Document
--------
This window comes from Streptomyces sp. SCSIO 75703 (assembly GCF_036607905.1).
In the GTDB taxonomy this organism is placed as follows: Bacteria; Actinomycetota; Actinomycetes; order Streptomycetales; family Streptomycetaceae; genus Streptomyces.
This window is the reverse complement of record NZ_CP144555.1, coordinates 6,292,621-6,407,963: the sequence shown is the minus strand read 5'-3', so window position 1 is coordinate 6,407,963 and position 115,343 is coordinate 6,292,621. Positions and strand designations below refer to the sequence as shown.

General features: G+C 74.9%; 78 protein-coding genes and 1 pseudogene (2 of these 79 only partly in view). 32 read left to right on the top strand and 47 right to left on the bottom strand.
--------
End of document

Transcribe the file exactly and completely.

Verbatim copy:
This window comes from Streptomyces sp. SCSIO 75703 (assembly GCF_036607905.1).
In the GTDB taxonomy this organism is placed as follows: Bacteria; Actinomycetota; Actinomycetes; order Streptomycetales; family Streptomycetaceae; genus Streptomyces.
This window is the reverse complement of record NZ_CP144555.1, coordinates 6,292,621-6,407,963: the sequence shown is the minus strand read 5'-3', so window position 1 is coordinate 6,407,963 and position 115,343 is coordinate 6,292,621. Positions and strand designations below refer to the sequence as shown.

General features: G+C 74.9%; 78 protein-coding genes and 1 pseudogene (2 of these 79 only partly in view). 32 read left to right on the top strand and 47 right to left on the bottom strand.